In spite of the title of her first book, Wendy Dale has not been very good at avoiding prisons, especially the ones located in Costa Rica. A world traveler known for heading to some of the strangest places on the planet, she has also competed for jogging space in Colombia with guerrillas intent on overthrowing the government, learned to dance salsa in Cuba with the aid of a 60-year-old woman intent on starting each morning with a healthy dose of rum, and dodged bombs in Lebanon. (The good news, as she would learn later, was that they were small bombs. "Very small bombs" her optimistic guide in Beirut would helpfully point out.)
She studied film in Cochabamba, Bolivia, the city she currently calls home, where she writes and directs comedic shorts in Spanish. Long ago she lived in Los Angeles, where she wrote a humorous TV special that was nominated for an Emmy ("The New Adventures of Mother Goose.")
She is currently at work on a new memoir.
AUTHOR Q & A
What made you decide to write this book and when did you start?
By 1996, several of the people closest to me had moved to very out of the way places. My friend Peter was living in Lebanon and my parents had spontaneously decided to sell everything they owned ("the house, the car and anything else that could be considered their children’s future inheritance") and had taken my eleven-year-old brother and a few suitcases filled with clothing to the capital of Honduras with the idea of surviving on their savings and never having to work again. Peter kept calling me up and bugging me to visit and my parents kept calling me up and bugging me to visit— and it occurred to me that these were probably events worth writing about.
The book itself began with a single line that occurred to me while walking around the University of Syracuse library in 1996: "One of the disadvantages of vacationing in Beirut is that it deprives you of one of the greatest pleasures of taking a trip in the first place: the jealousy of your friends." I fell in love with that sentence. I knew that it reflected the tone of the story I wanted to tell, but it was a tough line to follow. It took me eight months and a lot of false starts merely to complete a 20-page account of my trip to Lebanon, but once I had finished, I felt like I had finally discovered the narrative voice for the book.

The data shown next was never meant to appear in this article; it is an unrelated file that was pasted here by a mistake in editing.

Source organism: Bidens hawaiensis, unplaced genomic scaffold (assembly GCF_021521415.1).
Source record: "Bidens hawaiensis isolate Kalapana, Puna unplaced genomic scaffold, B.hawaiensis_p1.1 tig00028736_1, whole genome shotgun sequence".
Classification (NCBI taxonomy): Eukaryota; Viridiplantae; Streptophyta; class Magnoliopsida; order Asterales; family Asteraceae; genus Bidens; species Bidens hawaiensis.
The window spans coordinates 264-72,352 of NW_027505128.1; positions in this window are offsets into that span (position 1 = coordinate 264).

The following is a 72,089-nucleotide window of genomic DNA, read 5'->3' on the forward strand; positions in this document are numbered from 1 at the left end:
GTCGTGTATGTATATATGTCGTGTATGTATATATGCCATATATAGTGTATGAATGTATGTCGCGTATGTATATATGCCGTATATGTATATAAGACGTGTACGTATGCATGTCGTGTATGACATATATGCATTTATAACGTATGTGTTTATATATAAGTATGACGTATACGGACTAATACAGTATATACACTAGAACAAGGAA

What was the biggest creative challenge you faced in writing this book?
When I first began my travels, I had sort of assumed that nothing really interesting would actually happen to me so I had created this sardonic narrator who wittily prattles on about the country she happens to find herself in. But when I fell in love with Francisco, a man imprisoned for a crime he didn’t commit — and when that man got accused of leading a prison breakout that he also hadn’t been involved with — my life as well as my story spun out of control. How did I make light of such a serious incident? How did I tell my story without destroying the narrative voice I had worked so hard to create? Ironically enough, it was this creative challenge, the desire to talk about Franicsco’s imprisonment in humorous terms that saved not only my book but also my sanity. In order to write about the lighter side of the dark situation I found myself in, I was first forced to find the lighter side — and it was this discovery, this ability to laugh again, that rescued my work as well as my life.
Out of all the men to choose from, why did you pick Francisco, especially given that he was in prison when you met him?
In many ways, it was the fact that he was in prison that made me choose him. I was questioning a lot of beliefs that I (or any American, for that matter) was raised with — and I wanted to open my mind to new possibilities, new ways of looking at the world. Francisco was such a refreshing contrast to the men I kept meeting in Los Angeles, men obsessed with getting ahead in the film industry, driving expensive SUVs and eating Italian lettuces in trendy restaurants. I met Francisco and his problems seemed so significant. This was a man who was sleeping on the concrete — at the prison, inmates had to buy their own beds and Francisco didn’t have the money to pay for a mattress. Yet he never complained. I admired him for that — and I knew I had a lot to learn from him.
Did you ever want to give up fighting for Francisco and just go home? And if so, what made you stay?